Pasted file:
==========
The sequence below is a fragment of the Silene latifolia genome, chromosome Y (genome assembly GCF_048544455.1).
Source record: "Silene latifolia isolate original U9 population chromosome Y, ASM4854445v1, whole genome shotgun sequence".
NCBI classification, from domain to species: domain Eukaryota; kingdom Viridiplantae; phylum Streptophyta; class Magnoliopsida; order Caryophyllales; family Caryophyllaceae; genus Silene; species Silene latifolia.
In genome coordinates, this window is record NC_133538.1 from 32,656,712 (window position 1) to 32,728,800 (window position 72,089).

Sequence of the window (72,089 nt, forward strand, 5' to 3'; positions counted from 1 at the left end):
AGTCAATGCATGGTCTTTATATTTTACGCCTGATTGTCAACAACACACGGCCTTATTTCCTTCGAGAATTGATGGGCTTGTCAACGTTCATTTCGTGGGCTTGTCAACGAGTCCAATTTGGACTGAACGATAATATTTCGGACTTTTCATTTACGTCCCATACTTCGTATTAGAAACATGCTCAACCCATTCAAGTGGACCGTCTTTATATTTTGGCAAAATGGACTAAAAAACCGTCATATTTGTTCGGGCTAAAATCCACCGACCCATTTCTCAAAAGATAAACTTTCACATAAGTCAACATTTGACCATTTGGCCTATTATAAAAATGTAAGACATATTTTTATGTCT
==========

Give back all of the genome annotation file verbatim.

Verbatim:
The sequence below is a fragment of the Silene latifolia genome, chromosome Y (genome assembly GCF_048544455.1).
Source record: "Silene latifolia isolate original U9 population chromosome Y, ASM4854445v1, whole genome shotgun sequence".
NCBI classification, from domain to species: domain Eukaryota; kingdom Viridiplantae; phylum Streptophyta; class Magnoliopsida; order Caryophyllales; family Caryophyllaceae; genus Silene; species Silene latifolia.
In genome coordinates, this window is record NC_133538.1 from 32,656,712 (window position 1) to 32,728,800 (window position 72,089).

Sequence of the window (72,089 nt, forward strand, 5' to 3'; positions counted from 1 at the left end):
AGTCAATGCATGGTCTTTATATTTTACGCCTGATTGTCAACAACACACGGCCTTATTTCCTTCGAGAATTGATGGGCTTGTCAACGTTCATTTCGTGGGCTTGTCAACGAGTCCAATTTGGACTGAACGATAATATTTCGGACTTTTCATTTACGTCCCATACTTCGTATTAGAAACATGCTCAACCCATTCAAGTGGACCGTCTTTATATTTTGGCAAAATGGACTAAAAAACCGTCATATTTGTTCGGGCTAAAATCCACCGACCCATTTCTCAAAAGATAAACTTTCACATAAGTCAACATTTGACCATTTGGCCTATTATAAAAATGTAAGACATATTTTTATGTCT